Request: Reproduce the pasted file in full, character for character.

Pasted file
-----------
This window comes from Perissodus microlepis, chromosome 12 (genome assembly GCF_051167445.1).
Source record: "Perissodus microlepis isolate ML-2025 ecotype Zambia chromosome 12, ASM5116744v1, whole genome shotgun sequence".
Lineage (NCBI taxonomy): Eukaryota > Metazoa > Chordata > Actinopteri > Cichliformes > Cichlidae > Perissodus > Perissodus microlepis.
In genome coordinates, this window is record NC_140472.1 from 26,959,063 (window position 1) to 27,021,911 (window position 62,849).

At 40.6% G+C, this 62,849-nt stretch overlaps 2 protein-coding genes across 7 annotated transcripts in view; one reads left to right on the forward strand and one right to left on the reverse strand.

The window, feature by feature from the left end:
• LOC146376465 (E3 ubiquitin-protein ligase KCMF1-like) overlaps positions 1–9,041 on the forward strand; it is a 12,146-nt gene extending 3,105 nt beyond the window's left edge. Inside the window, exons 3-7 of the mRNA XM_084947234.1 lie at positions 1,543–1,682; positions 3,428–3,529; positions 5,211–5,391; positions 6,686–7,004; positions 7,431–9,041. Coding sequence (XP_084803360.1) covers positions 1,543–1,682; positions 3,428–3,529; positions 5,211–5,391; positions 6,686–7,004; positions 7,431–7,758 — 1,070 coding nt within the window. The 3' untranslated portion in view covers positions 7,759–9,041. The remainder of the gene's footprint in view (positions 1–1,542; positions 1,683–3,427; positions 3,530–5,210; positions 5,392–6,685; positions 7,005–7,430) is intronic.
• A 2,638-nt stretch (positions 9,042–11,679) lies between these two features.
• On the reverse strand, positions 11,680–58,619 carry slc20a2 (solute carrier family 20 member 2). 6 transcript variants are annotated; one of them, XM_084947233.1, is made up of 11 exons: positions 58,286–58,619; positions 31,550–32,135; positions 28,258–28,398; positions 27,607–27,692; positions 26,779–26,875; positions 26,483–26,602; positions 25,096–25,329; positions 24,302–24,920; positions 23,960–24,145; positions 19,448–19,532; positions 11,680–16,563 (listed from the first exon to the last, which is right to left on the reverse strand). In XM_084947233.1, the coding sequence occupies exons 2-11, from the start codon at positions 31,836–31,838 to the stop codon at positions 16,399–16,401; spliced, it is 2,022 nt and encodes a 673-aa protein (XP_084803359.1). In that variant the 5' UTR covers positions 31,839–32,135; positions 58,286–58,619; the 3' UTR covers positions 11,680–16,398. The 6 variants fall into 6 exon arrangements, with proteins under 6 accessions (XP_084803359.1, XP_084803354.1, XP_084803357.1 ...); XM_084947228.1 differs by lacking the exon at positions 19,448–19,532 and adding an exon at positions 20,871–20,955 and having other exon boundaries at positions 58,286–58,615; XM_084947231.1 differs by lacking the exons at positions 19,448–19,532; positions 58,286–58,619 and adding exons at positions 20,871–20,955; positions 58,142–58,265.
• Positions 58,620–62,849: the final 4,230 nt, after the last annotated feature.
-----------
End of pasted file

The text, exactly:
This window comes from Perissodus microlepis, chromosome 12 (genome assembly GCF_051167445.1).
Source record: "Perissodus microlepis isolate ML-2025 ecotype Zambia chromosome 12, ASM5116744v1, whole genome shotgun sequence".
Lineage (NCBI taxonomy): Eukaryota > Metazoa > Chordata > Actinopteri > Cichliformes > Cichlidae > Perissodus > Perissodus microlepis.
In genome coordinates, this window is record NC_140472.1 from 26,959,063 (window position 1) to 27,021,911 (window position 62,849).

At 40.6% G+C, this 62,849-nt stretch overlaps 2 protein-coding genes across 7 annotated transcripts in view; one reads left to right on the forward strand and one right to left on the reverse strand.

The window, feature by feature from the left end:
• LOC146376465 (E3 ubiquitin-protein ligase KCMF1-like) overlaps positions 1–9,041 on the forward strand; it is a 12,146-nt gene extending 3,105 nt beyond the window's left edge. Inside the window, exons 3-7 of the mRNA XM_084947234.1 lie at positions 1,543–1,682; positions 3,428–3,529; positions 5,211–5,391; positions 6,686–7,004; positions 7,431–9,041. Coding sequence (XP_084803360.1) covers positions 1,543–1,682; positions 3,428–3,529; positions 5,211–5,391; positions 6,686–7,004; positions 7,431–7,758 — 1,070 coding nt within the window. The 3' untranslated portion in view covers positions 7,759–9,041. The remainder of the gene's footprint in view (positions 1–1,542; positions 1,683–3,427; positions 3,530–5,210; positions 5,392–6,685; positions 7,005–7,430) is intronic.
• A 2,638-nt stretch (positions 9,042–11,679) lies between these two features.
• On the reverse strand, positions 11,680–58,619 carry slc20a2 (solute carrier family 20 member 2). 6 transcript variants are annotated; one of them, XM_084947233.1, is made up of 11 exons: positions 58,286–58,619; positions 31,550–32,135; positions 28,258–28,398; positions 27,607–27,692; positions 26,779–26,875; positions 26,483–26,602; positions 25,096–25,329; positions 24,302–24,920; positions 23,960–24,145; positions 19,448–19,532; positions 11,680–16,563 (listed from the first exon to the last, which is right to left on the reverse strand). In XM_084947233.1, the coding sequence occupies exons 2-11, from the start codon at positions 31,836–31,838 to the stop codon at positions 16,399–16,401; spliced, it is 2,022 nt and encodes a 673-aa protein (XP_084803359.1). In that variant the 5' UTR covers positions 31,839–32,135; positions 58,286–58,619; the 3' UTR covers positions 11,680–16,398. The 6 variants fall into 6 exon arrangements, with proteins under 6 accessions (XP_084803359.1, XP_084803354.1, XP_084803357.1 ...); XM_084947228.1 differs by lacking the exon at positions 19,448–19,532 and adding an exon at positions 20,871–20,955 and having other exon boundaries at positions 58,286–58,615; XM_084947231.1 differs by lacking the exons at positions 19,448–19,532; positions 58,286–58,619 and adding exons at positions 20,871–20,955; positions 58,142–58,265.
• Positions 58,620–62,849: the final 4,230 nt, after the last annotated feature.